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Joe Kent says he's filing for an official recount in WA-03 after loss

In the race for Washington's 3rd Congressional District, Republican Joe Kent says he will pay for a recount after failing to meet the automatic .5% threshold.

VANCOUVER, Wash. — Editor's note: This story was updated Tuesday with Joe Kent's announcement that he would be officially filing for a recount in Washington's 3rd District. The video above aired Friday, when he'd only indicated that he would fundraise for a potential recount.

Republican congressional candidate Joe Kent said he'll soon be filing for a recount in the race for Washington's 3rd Congressional District after announcing last week that he would begin fundraising for the possibility.

The Associated Press, the Oregonian, and other organizations projected that Democrat Marie Gluesenkamp Perez would win the seat nearly two weeks ago.

Gluesenkamp Perez leads Kent by 2,629 votes, or a margin of 0.84%. The process of counting and "curing" ballots ended Tuesday, and certified numbers have been sent to the Washington Secretary of State's office.

The state of Washington automatically issues a recount when a race is within 0.5%, but Kent and his team said Friday that they might pay for a recount themselves if the difference doesn't reach that threshold.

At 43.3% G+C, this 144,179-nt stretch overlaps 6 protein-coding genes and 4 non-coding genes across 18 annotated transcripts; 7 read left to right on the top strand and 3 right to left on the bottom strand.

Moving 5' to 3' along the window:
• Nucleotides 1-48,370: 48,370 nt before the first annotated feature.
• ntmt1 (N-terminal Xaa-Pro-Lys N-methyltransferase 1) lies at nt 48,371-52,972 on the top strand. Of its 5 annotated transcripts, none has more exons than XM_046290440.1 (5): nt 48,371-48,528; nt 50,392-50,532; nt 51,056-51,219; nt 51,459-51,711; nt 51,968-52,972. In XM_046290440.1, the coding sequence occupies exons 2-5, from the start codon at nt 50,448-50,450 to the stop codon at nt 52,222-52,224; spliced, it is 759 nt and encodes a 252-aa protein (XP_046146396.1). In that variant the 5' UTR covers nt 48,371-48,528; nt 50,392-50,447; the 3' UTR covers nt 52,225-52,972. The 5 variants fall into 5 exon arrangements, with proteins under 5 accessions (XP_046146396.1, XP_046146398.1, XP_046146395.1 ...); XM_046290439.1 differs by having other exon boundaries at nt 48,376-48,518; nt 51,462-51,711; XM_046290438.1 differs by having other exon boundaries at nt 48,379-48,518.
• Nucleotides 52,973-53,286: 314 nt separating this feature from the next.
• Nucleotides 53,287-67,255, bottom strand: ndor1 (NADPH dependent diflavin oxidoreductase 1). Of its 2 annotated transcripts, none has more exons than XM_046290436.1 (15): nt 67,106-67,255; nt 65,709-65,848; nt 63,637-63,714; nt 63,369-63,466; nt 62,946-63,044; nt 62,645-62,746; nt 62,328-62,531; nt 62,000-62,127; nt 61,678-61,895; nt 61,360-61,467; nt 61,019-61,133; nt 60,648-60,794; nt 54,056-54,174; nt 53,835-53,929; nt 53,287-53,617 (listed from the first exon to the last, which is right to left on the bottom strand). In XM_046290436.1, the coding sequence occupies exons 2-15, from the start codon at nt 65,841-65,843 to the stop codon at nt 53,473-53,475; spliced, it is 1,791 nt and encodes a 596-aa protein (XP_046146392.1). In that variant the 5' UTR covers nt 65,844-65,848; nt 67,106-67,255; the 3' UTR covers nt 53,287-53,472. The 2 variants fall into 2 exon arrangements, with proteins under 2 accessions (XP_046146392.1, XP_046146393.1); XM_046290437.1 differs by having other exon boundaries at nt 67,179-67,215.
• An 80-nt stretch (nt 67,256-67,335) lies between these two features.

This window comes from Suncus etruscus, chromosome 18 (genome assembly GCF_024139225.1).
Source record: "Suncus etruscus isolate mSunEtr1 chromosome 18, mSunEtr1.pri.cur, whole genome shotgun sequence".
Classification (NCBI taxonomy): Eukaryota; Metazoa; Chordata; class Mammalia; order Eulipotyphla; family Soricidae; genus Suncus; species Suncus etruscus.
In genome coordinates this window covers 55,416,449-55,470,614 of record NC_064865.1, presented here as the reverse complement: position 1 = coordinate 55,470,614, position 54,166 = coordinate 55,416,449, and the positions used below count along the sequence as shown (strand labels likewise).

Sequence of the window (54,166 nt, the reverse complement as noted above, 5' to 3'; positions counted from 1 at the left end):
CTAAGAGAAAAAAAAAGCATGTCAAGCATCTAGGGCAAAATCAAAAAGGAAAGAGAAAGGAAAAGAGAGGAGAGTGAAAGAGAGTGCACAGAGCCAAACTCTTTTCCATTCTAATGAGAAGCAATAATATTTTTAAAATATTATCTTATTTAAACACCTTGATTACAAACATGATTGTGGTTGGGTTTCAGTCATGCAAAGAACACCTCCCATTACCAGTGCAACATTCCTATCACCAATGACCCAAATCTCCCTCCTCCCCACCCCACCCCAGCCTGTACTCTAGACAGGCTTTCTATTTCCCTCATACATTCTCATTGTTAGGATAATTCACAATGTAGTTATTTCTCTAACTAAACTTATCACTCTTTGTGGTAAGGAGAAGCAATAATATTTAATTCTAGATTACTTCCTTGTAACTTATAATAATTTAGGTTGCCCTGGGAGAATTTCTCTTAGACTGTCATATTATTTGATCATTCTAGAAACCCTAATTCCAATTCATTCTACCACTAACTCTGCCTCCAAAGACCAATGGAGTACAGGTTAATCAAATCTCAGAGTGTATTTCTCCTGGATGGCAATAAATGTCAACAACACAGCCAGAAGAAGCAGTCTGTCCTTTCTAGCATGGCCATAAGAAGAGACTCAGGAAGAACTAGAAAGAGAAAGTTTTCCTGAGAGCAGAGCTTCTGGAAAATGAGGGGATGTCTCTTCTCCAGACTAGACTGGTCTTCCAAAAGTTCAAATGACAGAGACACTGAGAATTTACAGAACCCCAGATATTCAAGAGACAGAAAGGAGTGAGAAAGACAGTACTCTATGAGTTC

"My campaign is taking steps to raise the money to pay for an optional recount," Kent said in a statement. "I will accept the eventual outcome of this election as determined by the Secretary of State, and my campaign will continue to work to ensure that the final count is as accurate as possible."

Kent cited the "small margin" of votes between himself and Gluesenkamp Perez as reason why he may pay for a recount.

In a Tuesday tweet, after county election officials finalized their tallied results and submitted them to the state for certification, Kent announced that his campaign would move ahead with their own recount.

"We will be filing for an official recount in the next 24-48 hours to fight for our voters and for every legal vote to be counted," Kent said. "The fight continues! More to follow tomorrow!"

There's no set amount that an optional recount would cost Kent and his campaign. The price is determined by a canvassing board, which judges how expensive it would be for each county to recount its ballots.

Kent repeatedly stated throughout his campaign that he will accept the certified results of this election, but he's also expressed doubts about the outcome of the 2020 election.

"I am grateful for all of the hard work the election workers are doing across the seven counties of Washington's 3rd Congressional District," Kent said in a statement last week. "It is a difficult and too often thankless job."

Kent's campaign team did not respond to KGW's interview request today. 

Kent did not speak with KGW or other press members on Election Night, and he has not responded to multiple interview requests in the past two weeks.

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